Preserved, restored, pardoned
For most of his twenties and thirties, Newton established himself as a slave-trader, eventually commanding his own ship. Life as a sailor was horribly fraught with danger, and Newton had many brushes with death. On March 10, 1748, the ship on which Newton served was dreadfully damaged during a storm in the night. The sea broke over the deck. The ship filled with water and began to sink; but it was loaded with light cargo. It thus continued in a half-sunk position, with damaged sails, for four weeks, while the crew’s rations were reduced to one fish for twelve men, and the pumps were being worked day and night. Newton was greatly affected by this near-death experience and began to take religion in earnest.
During his next voyage, one of his daily duties was to row to shore for supplies. As he was preparing to put off, the captain came and said that he had “taken it in his head” that Newton should remain on ship. The boat sank that day, and the crew that went in his stead drowned. Other dramatic near-death experiences are also described in the book; later on, in Liverpool, he was late to inspect a ship, and it blew up while he was on the way.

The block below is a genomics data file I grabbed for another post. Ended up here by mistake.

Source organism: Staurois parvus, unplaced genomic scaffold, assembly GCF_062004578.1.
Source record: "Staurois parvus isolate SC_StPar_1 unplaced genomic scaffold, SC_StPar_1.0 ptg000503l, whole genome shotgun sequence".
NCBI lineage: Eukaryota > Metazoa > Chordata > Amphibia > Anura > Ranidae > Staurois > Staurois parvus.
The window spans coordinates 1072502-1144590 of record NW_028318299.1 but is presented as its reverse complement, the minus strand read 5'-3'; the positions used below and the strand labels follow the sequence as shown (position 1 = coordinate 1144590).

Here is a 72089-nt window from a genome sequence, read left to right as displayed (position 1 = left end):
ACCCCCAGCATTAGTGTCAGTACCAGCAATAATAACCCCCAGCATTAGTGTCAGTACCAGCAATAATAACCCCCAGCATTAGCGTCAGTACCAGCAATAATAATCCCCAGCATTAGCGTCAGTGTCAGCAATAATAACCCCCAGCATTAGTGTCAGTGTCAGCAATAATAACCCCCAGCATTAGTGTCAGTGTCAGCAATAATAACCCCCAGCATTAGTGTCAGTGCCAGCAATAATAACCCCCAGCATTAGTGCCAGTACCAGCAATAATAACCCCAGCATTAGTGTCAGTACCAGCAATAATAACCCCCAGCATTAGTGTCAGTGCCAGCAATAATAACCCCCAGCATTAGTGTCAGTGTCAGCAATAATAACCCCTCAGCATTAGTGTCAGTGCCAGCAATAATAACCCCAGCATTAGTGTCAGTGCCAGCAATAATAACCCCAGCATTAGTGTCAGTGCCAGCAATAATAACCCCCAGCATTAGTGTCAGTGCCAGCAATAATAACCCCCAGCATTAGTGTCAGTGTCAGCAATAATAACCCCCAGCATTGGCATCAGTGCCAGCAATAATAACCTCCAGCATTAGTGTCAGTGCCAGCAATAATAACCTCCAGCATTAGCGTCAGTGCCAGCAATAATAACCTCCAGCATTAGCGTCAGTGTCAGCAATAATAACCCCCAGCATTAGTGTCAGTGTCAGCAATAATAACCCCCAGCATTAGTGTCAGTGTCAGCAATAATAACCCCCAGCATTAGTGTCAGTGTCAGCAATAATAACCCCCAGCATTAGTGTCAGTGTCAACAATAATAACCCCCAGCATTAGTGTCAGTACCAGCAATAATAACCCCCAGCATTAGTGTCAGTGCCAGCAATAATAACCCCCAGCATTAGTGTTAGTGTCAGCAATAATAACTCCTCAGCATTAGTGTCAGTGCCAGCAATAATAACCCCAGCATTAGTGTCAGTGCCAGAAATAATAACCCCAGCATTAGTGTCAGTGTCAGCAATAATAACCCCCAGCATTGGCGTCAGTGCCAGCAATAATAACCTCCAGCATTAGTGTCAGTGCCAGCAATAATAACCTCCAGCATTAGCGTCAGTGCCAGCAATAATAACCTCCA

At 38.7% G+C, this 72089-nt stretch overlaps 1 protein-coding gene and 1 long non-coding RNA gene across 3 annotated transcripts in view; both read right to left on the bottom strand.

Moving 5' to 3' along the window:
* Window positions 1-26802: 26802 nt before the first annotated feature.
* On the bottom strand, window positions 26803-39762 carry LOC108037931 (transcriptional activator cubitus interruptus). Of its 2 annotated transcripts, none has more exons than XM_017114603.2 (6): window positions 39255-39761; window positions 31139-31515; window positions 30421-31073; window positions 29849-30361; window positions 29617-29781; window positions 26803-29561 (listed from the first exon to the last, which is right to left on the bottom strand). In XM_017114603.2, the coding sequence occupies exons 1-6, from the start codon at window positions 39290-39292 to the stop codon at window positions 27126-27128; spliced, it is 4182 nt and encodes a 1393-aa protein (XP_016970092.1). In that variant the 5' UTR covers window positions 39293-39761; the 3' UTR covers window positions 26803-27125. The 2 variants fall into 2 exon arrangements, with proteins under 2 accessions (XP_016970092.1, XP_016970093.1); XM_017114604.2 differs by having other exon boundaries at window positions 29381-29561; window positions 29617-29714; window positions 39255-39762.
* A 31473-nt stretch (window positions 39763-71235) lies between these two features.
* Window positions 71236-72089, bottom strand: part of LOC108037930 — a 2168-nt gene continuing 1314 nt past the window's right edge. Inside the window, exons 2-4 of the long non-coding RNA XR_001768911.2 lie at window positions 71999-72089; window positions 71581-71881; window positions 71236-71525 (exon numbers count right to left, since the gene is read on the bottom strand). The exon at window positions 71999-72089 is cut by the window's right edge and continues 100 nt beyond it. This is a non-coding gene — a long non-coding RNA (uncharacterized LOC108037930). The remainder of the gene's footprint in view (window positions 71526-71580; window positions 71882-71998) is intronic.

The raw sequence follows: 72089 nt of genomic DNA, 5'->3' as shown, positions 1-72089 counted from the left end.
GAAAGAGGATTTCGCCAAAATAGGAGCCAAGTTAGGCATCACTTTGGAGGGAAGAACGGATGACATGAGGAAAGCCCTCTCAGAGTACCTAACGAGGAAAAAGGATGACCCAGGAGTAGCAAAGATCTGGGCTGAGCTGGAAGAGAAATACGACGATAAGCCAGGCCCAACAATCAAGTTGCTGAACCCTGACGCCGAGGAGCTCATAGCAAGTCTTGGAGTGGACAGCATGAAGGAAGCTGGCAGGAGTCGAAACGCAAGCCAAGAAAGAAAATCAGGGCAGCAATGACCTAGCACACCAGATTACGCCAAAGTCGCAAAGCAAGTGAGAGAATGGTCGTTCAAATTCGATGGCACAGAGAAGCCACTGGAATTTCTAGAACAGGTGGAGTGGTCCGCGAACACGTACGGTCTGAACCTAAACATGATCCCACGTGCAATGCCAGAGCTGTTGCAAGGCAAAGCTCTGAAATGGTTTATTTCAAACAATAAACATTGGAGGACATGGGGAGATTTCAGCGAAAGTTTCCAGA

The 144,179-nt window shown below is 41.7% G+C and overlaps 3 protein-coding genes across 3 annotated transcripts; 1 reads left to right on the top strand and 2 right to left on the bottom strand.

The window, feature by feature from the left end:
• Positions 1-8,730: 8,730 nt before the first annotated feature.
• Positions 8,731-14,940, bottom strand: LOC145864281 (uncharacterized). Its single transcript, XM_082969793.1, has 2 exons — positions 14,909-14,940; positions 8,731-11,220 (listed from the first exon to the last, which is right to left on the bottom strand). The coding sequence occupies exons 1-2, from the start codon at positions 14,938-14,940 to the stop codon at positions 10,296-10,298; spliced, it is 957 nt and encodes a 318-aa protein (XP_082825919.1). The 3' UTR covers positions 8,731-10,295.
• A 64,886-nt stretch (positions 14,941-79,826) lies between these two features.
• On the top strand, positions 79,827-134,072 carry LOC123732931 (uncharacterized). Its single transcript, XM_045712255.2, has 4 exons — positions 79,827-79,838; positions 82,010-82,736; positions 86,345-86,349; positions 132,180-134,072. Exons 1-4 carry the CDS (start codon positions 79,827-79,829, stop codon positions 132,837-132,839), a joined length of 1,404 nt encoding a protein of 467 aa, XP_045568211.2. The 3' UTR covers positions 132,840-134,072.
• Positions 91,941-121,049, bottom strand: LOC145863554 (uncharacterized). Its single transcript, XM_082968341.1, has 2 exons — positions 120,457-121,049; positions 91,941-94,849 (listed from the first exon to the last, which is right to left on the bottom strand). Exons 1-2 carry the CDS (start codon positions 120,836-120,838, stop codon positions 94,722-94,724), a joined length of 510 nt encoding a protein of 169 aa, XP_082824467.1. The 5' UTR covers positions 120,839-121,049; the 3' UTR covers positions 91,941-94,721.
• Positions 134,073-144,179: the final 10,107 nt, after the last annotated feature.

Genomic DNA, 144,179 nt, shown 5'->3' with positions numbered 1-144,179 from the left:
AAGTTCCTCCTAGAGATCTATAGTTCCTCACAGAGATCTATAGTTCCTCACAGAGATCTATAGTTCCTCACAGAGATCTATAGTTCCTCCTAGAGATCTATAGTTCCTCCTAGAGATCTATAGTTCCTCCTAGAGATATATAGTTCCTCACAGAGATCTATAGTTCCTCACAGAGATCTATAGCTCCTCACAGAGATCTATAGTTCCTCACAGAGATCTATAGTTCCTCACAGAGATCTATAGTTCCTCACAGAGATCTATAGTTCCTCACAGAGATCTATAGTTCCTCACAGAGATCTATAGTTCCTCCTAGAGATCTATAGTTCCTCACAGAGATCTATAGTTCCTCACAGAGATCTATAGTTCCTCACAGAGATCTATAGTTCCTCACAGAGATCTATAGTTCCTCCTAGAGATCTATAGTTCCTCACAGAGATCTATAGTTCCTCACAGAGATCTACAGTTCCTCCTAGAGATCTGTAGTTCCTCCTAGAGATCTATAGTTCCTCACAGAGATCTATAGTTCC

Appointed to preach the faith
In 1758, he applied for ordination to the Archbishop of York, but he was rejected because of certain doctrinal differences. Later, in 1764, he was accepted and took the curacy of Olney, at the age of 39. At Olney, Newton became acquainted with William Cowper, the brilliant poet. His biographer writes that Newton’s house “was an asylum for the perplexed or afflicted.” It is little wonder, then, that Cowper, who had been traumatized as a schoolboy and afflicted with depression, was a friend of Newton. Newton and Cowper wrote Olney Hymns (1779) together, which included many hymns now famous. They had plans to write more, but they were prevented by Cowper’s mental illness.